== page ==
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meningitis & septicaemia can kill in hours!

People who are faced with meningitis and septicaemia have to act fast to help save a life.

Claire Smith

Meningococcal disease at 17

Meningococcal disease

I was 17 years old when I contracted meningococcal septicaemia in January 2001. It was a few weeks before my 18th birthday.

I had been feeling unwell for a number of days but didn’t really think much of it, I just thought I was getting a cold or something. After a few days of feeling unwell I was due to go back to college after the Christmas holidays but had woken up feeling very poorly and sick, so I had asked my mum to stay off work to look after me.

My mum must have been concerned as she got the doctor to come and see me. He diagnosed a bad case of flu and told me to stay in bed and rest. As the day went on I got worse and worse, having to crawl to the bathroom to be sick as I couldn’t walk and felt very weak and achy.

As I got weaker I didn’t have the strength to get up and I led on the bathroom floor unable to move. At this point my mum and dad noticed a rash on my leg and immediately called the doctor who told them to do the glass test. The rash didn’t disappear so my mum and dad rushed me to hospital, as it would have taken too long for an ambulance to get to us.

I can remember getting to the hospital and having a blanket put over my face, as I couldn’t stand the light. They did a lumbar puncture where they take fluid from your spinal cord. You have to curl up into a ball, which was extremely difficult as I ached so much. This was the last thing I remember. I was seriously ill and the doctors told my parents that they didn’t hold out much hope of me making it.

I vaguely remember waking up, I can remember having loads of wires coming out of my neck, up my nose through to my stomach, in my hands and my chest. What I remember most of all though was the excruciating pain I was in, I honestly thought my head was going to explode.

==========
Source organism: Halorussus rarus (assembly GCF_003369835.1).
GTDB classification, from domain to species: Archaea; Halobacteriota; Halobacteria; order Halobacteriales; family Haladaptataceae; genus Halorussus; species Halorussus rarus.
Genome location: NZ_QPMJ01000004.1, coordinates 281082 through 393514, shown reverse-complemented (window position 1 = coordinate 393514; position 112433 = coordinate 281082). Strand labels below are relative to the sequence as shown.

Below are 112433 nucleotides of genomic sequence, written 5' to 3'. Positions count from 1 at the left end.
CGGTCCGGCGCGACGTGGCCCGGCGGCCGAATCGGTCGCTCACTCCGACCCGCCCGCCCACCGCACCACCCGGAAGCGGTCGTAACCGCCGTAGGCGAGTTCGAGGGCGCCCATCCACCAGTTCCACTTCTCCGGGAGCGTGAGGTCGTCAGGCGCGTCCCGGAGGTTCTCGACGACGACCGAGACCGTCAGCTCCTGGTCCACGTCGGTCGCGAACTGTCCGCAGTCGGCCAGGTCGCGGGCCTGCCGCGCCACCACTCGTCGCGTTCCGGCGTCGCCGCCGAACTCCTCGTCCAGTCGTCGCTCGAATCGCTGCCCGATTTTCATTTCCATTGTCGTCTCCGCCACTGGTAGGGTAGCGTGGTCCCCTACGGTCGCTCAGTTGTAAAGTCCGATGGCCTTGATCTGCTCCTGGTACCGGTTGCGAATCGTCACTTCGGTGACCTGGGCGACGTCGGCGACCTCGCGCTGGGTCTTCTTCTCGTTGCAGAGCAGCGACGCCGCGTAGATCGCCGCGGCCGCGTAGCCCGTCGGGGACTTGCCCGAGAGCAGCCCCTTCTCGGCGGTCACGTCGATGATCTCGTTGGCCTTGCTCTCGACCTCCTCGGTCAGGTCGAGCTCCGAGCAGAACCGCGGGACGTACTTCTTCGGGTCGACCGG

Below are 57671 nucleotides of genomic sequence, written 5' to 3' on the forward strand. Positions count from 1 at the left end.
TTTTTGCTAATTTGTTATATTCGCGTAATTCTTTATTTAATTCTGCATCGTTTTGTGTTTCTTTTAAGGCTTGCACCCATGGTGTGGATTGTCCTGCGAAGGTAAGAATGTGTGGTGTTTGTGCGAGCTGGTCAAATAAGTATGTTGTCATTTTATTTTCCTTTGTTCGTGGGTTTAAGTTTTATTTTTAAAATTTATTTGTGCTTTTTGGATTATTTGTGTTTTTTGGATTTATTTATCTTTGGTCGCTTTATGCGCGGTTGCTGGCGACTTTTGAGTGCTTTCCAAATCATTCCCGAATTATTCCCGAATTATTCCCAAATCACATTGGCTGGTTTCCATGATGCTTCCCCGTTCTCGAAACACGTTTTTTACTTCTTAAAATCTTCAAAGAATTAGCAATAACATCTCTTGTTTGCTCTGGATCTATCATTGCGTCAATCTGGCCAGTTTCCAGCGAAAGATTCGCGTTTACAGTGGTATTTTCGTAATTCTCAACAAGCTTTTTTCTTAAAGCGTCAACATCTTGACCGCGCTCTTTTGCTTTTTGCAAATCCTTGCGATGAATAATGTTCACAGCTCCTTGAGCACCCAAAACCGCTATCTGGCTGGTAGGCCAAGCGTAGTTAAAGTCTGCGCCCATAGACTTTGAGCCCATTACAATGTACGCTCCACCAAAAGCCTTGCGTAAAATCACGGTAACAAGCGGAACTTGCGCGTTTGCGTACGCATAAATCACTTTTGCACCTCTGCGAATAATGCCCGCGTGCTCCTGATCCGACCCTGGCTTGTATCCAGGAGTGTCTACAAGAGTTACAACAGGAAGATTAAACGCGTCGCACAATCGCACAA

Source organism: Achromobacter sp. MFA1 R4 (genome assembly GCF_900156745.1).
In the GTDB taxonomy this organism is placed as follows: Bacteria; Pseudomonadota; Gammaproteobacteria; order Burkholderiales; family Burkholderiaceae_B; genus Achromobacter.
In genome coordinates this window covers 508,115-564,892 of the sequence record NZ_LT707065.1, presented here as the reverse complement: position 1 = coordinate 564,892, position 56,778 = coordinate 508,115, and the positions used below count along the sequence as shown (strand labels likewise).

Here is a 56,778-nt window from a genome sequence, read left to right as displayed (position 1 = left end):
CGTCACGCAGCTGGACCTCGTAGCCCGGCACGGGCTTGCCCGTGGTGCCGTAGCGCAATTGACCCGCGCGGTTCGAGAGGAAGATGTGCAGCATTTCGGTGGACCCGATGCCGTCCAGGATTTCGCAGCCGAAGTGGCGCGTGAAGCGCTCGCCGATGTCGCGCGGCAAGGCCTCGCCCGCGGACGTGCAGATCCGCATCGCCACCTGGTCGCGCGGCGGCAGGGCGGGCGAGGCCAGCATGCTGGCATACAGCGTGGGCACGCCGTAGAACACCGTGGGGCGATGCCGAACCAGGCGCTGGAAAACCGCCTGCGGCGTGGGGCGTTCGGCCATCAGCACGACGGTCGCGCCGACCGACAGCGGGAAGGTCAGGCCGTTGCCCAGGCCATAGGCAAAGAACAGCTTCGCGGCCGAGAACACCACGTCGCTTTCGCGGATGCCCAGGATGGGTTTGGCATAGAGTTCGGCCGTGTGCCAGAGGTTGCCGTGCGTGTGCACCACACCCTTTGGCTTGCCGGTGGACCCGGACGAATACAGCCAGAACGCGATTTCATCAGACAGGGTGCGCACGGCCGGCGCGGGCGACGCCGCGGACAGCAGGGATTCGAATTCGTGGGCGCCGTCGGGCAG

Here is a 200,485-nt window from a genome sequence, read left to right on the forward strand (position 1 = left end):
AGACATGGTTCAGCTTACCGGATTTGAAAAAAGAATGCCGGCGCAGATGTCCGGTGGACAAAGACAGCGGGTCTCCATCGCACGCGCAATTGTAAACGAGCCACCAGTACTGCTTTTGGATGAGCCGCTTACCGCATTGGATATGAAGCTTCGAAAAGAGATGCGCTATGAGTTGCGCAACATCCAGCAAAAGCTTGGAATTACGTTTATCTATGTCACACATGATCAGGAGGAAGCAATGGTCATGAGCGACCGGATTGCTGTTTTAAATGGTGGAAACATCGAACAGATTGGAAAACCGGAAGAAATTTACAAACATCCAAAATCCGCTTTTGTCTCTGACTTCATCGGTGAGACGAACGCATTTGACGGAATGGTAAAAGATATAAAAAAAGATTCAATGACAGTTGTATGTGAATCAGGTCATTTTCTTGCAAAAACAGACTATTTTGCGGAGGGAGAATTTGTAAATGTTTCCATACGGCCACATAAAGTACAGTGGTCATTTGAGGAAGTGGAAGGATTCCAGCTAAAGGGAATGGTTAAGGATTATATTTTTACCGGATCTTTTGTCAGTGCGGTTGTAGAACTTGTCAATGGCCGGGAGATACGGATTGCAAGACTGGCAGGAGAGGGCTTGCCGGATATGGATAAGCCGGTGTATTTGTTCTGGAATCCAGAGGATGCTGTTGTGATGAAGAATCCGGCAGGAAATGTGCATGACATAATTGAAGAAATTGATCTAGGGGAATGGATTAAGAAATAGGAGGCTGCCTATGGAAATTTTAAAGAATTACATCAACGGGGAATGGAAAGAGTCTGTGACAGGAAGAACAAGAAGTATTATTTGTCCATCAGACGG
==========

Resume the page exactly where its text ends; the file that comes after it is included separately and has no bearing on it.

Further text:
After a few days in Intensive Care I was moved to the High Dependency Unit were I stayed for a couple of days before then being moved to a normal ward. I was in hospital for two weeks, (although I had to go back for a few days as I caught an infection) and was home in time for my 18th birthday.

Considering how very ill I was I was extremely lucky I didn’t have to have any amputations with the severity of blood poisoning I had and I made a full recovery. I did lose the sight in one of my eyes but this came back after a few months and I also suffered with headaches for a few months.

I am extremely lucky to be here today and can’t even put into words how much I thank the doctors and nurses who saved my life.

I am now training to be a counsellor and hope to one day work for Meningitis Research Foundation as a volunteer so I can help other people who have, or are going through, what I went through. I think people don’t realise the effects that it has on you mentally and this Foundation has amazing people volunteering for them who have been through it themselves. They can help/talk to others who are going through the same thing and are able to understand. It makes a huge difference.

AUGUST 2010
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